Although, to the uninitiated, the frequently used analogy "the Italian Hitchcock" may offer a quick and tidy summation of director Dario Argento's enduring career, this overused comparison ultimately fails to give Argento due credit for his undeniable originality and natural talent as a filmmaker. His often disturbing and horrific films possess a transcendent visual beauty that, in addition to carrying the flame for such Italian cinematic legends as Mario Bava, combines with his talent for weaving supremely menacing mysteries to create waking celluloid nightmares that burn themselves into the audience's psyche.
Born in Rome to prolific Italian film producer Salvatore Argento and fashion model Elda Luxardo, it was obvious from the beginning that young Dario was meant for a career in the film industry. Though, by all accounts, he led a relatively normal childhood, it was his early years that found the future director developing a marked fascination with dark fantasy. Inspired by the works of the Brothers Grimm and Edgar Allan Poe, it wasn't long before young Argento's vivid imagination began to run wild. Argento became a critic for Rome's Paese Sera while still a Catholic high school student, and, feeling restricted by having to critique the films of others, he decided to put his knowledge to good use by writing a screenplay. After gaining his initial writing credits with a handful of Westerns and crime dramas in the mid- to late '60s, a collaboration with Bernardo Bertolucci and Sergio Leone resulted in the classic Once Upon a Time in the West and began to open many doors for the ambitious young screenwriter.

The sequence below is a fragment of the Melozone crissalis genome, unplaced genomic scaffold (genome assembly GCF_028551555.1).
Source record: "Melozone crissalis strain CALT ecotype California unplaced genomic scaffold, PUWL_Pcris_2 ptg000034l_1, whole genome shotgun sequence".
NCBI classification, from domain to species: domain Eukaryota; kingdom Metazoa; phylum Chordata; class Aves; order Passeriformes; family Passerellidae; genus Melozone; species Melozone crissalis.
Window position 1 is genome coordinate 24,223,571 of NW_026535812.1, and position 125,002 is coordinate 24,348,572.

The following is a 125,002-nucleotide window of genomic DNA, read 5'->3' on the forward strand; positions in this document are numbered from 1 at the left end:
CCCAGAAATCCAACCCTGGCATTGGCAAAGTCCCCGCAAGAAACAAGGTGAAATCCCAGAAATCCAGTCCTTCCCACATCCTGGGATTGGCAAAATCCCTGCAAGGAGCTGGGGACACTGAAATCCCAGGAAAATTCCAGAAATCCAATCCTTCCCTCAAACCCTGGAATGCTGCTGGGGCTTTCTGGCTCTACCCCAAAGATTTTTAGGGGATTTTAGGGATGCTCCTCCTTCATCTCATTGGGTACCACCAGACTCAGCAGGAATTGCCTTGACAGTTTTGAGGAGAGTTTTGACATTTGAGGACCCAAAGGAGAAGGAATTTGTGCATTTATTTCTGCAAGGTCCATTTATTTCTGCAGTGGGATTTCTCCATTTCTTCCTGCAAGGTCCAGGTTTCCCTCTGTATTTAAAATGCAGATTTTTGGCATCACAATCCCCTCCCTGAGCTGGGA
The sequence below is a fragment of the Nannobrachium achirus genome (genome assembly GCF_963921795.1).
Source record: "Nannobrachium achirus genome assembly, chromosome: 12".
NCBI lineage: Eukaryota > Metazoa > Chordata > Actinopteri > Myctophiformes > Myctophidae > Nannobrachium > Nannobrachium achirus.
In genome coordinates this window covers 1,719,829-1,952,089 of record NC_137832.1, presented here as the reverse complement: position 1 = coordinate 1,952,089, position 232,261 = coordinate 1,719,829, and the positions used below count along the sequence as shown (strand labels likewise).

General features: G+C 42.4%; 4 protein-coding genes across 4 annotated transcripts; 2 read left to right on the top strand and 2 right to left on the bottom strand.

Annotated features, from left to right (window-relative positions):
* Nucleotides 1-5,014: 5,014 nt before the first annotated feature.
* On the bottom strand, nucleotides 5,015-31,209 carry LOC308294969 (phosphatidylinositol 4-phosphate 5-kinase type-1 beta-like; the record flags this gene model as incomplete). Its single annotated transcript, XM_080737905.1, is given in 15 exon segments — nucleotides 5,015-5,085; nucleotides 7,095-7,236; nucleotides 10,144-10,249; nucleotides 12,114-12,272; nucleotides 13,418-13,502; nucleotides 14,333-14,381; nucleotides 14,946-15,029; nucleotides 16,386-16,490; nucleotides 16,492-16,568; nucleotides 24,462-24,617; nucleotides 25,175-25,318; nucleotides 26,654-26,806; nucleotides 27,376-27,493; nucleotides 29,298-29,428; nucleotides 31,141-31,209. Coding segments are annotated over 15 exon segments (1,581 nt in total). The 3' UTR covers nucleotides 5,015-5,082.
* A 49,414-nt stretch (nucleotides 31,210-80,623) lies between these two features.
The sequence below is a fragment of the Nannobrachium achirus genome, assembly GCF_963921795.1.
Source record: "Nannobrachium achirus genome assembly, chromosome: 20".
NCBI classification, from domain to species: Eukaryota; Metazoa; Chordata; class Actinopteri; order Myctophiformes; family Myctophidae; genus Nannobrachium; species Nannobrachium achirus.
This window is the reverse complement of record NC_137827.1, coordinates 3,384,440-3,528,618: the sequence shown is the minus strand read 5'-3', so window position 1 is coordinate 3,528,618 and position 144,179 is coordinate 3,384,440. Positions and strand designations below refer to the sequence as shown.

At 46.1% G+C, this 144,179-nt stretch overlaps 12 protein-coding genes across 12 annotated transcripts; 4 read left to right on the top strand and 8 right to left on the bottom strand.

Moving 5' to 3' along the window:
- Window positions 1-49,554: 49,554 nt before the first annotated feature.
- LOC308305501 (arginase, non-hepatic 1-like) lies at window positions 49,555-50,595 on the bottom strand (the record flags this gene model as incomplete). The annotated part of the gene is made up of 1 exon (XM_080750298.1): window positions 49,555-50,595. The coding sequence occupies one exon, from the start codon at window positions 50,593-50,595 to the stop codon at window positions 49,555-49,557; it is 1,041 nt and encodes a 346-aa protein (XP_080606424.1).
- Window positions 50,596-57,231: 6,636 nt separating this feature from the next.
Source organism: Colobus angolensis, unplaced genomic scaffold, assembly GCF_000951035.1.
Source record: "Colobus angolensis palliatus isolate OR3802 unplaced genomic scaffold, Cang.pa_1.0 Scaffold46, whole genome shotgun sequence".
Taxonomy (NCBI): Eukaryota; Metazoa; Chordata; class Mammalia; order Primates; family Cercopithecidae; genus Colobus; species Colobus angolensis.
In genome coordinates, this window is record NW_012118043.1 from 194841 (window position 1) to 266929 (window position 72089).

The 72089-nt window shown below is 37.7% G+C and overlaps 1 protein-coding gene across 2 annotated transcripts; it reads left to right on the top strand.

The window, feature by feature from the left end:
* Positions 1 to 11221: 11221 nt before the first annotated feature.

Argento penned numerous screenplays in the following few years, eventually adapting Frederick Brown's novel The Screaming Mimi, which he decided to direct. The Bird With the Crystal Plumage proved a highly stylized mystery that scored a box-office hit on both sides of the Atlantic. That film and Argento's follow-ups, The Cat O' Nine Tails (1971) and Four Flies on Grey Velvet (1972), were dubbed the "Animal Trilogy" by fans and critics. Though neither of the latter two proved the box-office draw of his debut, they nevertheless showed an impressive talent emerging.
Taking a break from the giallo to direct the Italian-centric comedy Western The Five Days in Milan (1973), as well as some television work, it wasn't long before Argento was back to his old bag of tricks -- this time finding more success than ever. Released in 1975, Profondo Rosso (aka Deep Red) eschewed the melodic scores of Morricone for the all-out aural assault of Goblin. Both unconventional and severely unsettling, Goblin's music would continue to accompany many of Argento's subsequent films, not the least of which was his subsequent film, Suspiria.
Scored before filming even began, it is rumored that Argento blasted the terrifying Suspiria soundtrack as actors played out their scenes in order to create an unmistakable air of discomfort. (As was usual for Italian films of this period, no synch sound film was used, making it easier to dub films for international audiences.) Essentially combining the giallo with supernatural horror, Suspiria was inspired by the writing of Thomas DeQuincey and offered Argento the chance to collaborate on a screenplay with then-girlfriend Daria Nicolodi (who had previously starred in Profondo Rosso). A nightmarish visual and auditory assault, Suspiria terrified audiences worldwide and stood alongside Profondo Rosso as the apex of Argento's career. It was soon announced that Suspiria would be the first installment of a planned trilogy, often referred to as the "Three Mothers" films.
Following duties as producer on director George A. Romero's Dawn of the Dead, Argento returned to the director's chair with Inferno (1980), the second chapter in the Three Mothers series. Inferno proved a worthy successor in the eyes of many fans, and although the title of his next film, Tenebre (